Microsoft Active Directory Authentication with Java using Spring Security 3.1.0

Overview

The directory service is a software service stores, organizes, and provides query functionalities of a directory. Almost a century ago, the telecommunication companies create and manage phonebook directories. With their expertise, the telecomm introduced the X.500 Directory Access Protocol (DAP) specification. LDAP, stands for Lightweight Directory Access Protocol, was created to be a lightweight version of X.500 DAP protocol. The modern standalone LDAP server usually supports both X.500 DAP and LDAP protocol out of the box.

On the other hand, Microsoft introduced Active Directory (a.k.a. AD), which is a directory service uses LDAP version 2 and 3, Kerberos, and DNS. The Active Directory contains more attributes than it’s Linux siblings LDAP service. As a result, integration with Active Directory Lightweight Directory Service (AD-LDS) could be tricky sometimes.

JAAS

JAAS, or Java Authentication and Authorization Service, is a Java implementation of PAM (Pluggable Authentication Module) framework. JAAS is first introduced into J2SE 1.3 and officially integrated into the JDK in 1.4. Developers should be able to use JAAS to authenticate against with the Microsoft Active Directory. Since JAAS has been in the field for awhile, there are a lot of articles to discuss how to use JAAS with Microsoft Active Directory. I am not going to cover that in this article.

Spring Security

The older version of Spring Security framework has been already able to authenticate with LDAP and which some extra works, the framework can be able to authenticate against with Microsoft AD as well. Since Spring Security 3.1.0, SpringSource adds ActiveDirectoryLdapAuthenticationProvider besides the existing LdapAuthenticationProvider to have better integration with Microsoft Active Directory authentication and authorization.

In order to use Spring Security, please add the following into your project Maven pom.xml.

  
  <properties>
    <spring.security.version>3.1.0.RELEASE</spring.security.version>
  <properties>

  <dependencies>
    <dependency>
      <groupId>org.springframework.security</groupId>
      <artifactId>spring-security-core</artifactId>
      <version>${spring.security.version}</version>
    </dependency>
    <dependency>
      <groupId>org.springframework.security</groupId>
      <artifactId>spring-security-web</artifactId>
      <version>${spring.security.version}</version>
    </dependency>
    <dependency>
      <groupId>org.springframework.security</groupId>
      <artifactId>spring-security-config</artifactId>
      <version>${spring.security.version}</version>
    </dependency>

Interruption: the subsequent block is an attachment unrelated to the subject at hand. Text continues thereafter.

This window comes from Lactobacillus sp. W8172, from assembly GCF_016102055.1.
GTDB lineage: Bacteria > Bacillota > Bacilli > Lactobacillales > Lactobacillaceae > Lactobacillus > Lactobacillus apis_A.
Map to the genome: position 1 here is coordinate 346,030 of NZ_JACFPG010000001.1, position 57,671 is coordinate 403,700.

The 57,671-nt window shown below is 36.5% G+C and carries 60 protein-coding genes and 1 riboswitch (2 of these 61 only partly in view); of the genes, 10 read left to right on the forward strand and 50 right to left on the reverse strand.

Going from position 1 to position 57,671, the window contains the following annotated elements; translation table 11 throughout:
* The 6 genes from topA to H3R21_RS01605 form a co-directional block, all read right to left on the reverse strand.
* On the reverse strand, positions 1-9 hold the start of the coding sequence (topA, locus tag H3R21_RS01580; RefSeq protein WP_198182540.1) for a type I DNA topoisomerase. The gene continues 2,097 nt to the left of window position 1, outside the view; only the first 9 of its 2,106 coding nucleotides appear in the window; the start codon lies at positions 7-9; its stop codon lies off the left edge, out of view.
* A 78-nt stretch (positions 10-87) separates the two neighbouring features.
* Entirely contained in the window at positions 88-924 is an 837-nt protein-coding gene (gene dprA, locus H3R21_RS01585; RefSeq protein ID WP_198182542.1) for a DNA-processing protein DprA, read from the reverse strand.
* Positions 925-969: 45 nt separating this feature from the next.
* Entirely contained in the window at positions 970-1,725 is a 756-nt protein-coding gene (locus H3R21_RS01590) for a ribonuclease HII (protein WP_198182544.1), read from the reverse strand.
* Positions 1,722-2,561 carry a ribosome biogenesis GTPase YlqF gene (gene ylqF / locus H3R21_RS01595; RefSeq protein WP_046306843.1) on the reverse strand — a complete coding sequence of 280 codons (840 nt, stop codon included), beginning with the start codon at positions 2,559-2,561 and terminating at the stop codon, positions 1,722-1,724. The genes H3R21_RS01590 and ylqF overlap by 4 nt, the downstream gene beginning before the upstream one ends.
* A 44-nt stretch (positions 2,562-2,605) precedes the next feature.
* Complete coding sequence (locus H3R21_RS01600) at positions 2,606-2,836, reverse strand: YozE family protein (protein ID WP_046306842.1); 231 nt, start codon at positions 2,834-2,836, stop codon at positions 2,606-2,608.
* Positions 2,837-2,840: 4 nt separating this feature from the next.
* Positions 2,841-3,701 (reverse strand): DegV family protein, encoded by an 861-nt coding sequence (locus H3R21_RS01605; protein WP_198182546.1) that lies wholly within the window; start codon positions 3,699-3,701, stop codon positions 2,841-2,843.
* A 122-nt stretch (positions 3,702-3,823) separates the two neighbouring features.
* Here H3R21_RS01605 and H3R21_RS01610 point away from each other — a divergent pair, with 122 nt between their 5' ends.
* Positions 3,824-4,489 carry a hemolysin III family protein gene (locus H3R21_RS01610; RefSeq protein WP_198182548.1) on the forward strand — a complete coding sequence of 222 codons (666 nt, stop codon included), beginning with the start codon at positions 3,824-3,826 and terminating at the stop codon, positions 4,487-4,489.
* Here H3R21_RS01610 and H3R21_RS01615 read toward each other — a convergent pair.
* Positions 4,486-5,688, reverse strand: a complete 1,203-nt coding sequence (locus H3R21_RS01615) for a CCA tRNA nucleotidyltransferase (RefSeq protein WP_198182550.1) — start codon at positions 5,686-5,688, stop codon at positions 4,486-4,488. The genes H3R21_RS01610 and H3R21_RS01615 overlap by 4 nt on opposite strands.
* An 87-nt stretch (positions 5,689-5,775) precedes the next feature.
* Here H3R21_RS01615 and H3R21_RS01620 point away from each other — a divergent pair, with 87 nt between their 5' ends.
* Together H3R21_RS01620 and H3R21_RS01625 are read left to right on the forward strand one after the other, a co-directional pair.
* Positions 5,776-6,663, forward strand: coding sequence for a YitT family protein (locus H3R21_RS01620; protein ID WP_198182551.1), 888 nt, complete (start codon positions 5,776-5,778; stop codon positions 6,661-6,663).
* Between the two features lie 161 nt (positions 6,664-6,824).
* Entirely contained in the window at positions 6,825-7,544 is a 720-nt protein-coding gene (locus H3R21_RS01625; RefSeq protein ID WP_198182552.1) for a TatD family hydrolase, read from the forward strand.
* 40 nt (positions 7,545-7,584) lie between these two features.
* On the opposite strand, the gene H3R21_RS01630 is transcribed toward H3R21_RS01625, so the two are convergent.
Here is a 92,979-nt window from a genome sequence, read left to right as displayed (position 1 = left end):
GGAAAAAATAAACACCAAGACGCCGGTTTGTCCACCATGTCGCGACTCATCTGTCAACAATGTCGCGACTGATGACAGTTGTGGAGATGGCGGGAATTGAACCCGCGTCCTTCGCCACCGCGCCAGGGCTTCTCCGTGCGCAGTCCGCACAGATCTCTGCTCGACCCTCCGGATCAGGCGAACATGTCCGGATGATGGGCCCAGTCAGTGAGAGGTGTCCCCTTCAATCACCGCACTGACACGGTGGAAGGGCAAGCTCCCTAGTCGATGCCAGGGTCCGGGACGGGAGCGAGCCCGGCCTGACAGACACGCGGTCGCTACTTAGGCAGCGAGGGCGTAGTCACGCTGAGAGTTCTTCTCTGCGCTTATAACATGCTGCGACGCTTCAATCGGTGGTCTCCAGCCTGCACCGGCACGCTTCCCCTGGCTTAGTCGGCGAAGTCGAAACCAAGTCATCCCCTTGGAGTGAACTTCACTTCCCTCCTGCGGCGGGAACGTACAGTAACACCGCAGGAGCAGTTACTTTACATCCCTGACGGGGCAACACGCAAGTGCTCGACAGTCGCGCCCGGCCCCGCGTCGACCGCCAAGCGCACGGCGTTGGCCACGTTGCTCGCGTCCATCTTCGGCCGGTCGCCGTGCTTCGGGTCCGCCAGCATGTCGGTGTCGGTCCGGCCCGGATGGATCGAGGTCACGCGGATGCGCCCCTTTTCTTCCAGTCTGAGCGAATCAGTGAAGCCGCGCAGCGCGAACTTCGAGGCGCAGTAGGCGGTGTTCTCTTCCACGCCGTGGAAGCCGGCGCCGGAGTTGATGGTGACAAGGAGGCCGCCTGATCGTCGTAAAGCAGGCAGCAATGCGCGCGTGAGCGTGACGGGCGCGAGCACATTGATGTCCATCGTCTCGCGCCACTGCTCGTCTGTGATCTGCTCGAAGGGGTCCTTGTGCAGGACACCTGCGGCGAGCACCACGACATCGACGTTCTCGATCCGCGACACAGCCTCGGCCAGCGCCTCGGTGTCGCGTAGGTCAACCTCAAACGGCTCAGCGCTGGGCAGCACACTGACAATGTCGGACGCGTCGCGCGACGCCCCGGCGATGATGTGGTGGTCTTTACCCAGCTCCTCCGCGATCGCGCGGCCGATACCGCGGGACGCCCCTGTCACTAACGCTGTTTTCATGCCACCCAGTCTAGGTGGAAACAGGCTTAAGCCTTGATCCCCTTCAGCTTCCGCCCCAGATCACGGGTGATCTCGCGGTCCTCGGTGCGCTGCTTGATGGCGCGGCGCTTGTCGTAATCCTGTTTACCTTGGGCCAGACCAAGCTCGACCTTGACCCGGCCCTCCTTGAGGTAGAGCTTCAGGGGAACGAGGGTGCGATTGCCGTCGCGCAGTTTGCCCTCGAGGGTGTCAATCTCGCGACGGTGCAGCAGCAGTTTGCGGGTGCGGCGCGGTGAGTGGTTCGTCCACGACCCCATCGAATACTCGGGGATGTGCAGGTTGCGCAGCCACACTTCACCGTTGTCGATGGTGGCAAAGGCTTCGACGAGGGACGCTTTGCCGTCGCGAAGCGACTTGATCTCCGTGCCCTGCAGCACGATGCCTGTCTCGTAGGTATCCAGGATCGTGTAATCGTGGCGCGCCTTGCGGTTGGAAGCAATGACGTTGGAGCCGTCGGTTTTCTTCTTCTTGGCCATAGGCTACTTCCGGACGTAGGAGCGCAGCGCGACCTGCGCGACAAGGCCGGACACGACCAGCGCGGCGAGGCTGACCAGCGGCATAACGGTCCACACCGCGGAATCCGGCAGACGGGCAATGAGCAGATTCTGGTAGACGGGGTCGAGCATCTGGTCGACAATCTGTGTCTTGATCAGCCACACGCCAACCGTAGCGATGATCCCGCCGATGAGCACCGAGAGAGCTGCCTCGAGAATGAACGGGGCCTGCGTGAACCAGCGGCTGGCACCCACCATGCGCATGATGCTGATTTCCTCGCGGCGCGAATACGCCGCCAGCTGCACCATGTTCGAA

<dependency>
      <groupId>org.springframework.security</groupId>
      <artifactId>spring-security-taglibs</artifactId>
      <version>${spring.security.version}</version>
    </dependency>
    <dependency>
      <groupId>org.springframework.security</groupId>
      <artifactId>spring-security-ldap</artifactId>
      <version>${spring.security.version}</version>
    </dependency>
  </dependencies>

Please note, Spring Security 3.1.0.RELEASE is still using Spring Framework 3.0.6.RELEASE. Beware of Spring Framework dependencies collision if you are using newer or older version of Spring framework!!! You can use <exclusions> to exclude the dependencies. Next step, add the spring-security-context.xml file into src/main/webapp/WEB-INF/spring. Assuming you are developing using Spring MVC and using Spring Template Project in Eclipse to create your webapp project, modify src/main/webapp/WEB-INF/spring/root-context.xml to include our Spring Security configuration file as following:

<?xml version="1.0" encoding="UTF-8"?>
<beans xmlns="http://www.springframework.org/schema/beans" xmlns:xsi="http://www.w3.org/2001/XMLSchema-instance"
       xsi:schemaLocation="http://www.springframework.org/schema/beans http://www.springframework.org/schema/beans/spring-beans-3.0.xsd">

  <import resource="spring-security-context.xml"/>

</beans>

The src/main/webapp/WEB-INF/spring/spring-security-context.xml file looks like the following:

<?xml version="1.0" encoding="UTF-8"?>
<beans:beans xmlns:beans="http://www.springframework.org/schema/beans" xmlns:xsi="http://www.w3.org/2001/XMLSchema-instance"   
             xmlns:security="http://www.springframework.org/schema/security"
xsi:schemaLocation="http://www.springframework.org/schema/beans http://www.springframework.org/schema/beans/spring-beans-3.1.xsd http://www.springframework.org/schema/security http://www.springframework.org/schema/security/spring-security-3.1.xsd">
  <security:http pattern="/css/**" security="none" />
  <security:http pattern="/images/**" security="none" />
  <security:http pattern="/js/**" security="none" />
  <security:http pattern="/favicon.ico" security="none" />
  <security:http pattern="/webapp/login" security="none" />

  <security:authentication-manager>
    <authentication-provider ref="ldapActiveDirectoryAuthProvider" />
  </security:authentication-manager>

  <beans:bean id="ldapActiveDirectoryAuthProvider" class="org.springframework.security.ldap.authentication.ad.ActiveDirectoryLdapAuthenticationProvider">
    <beans:constructor-arg value="iceycake.com" />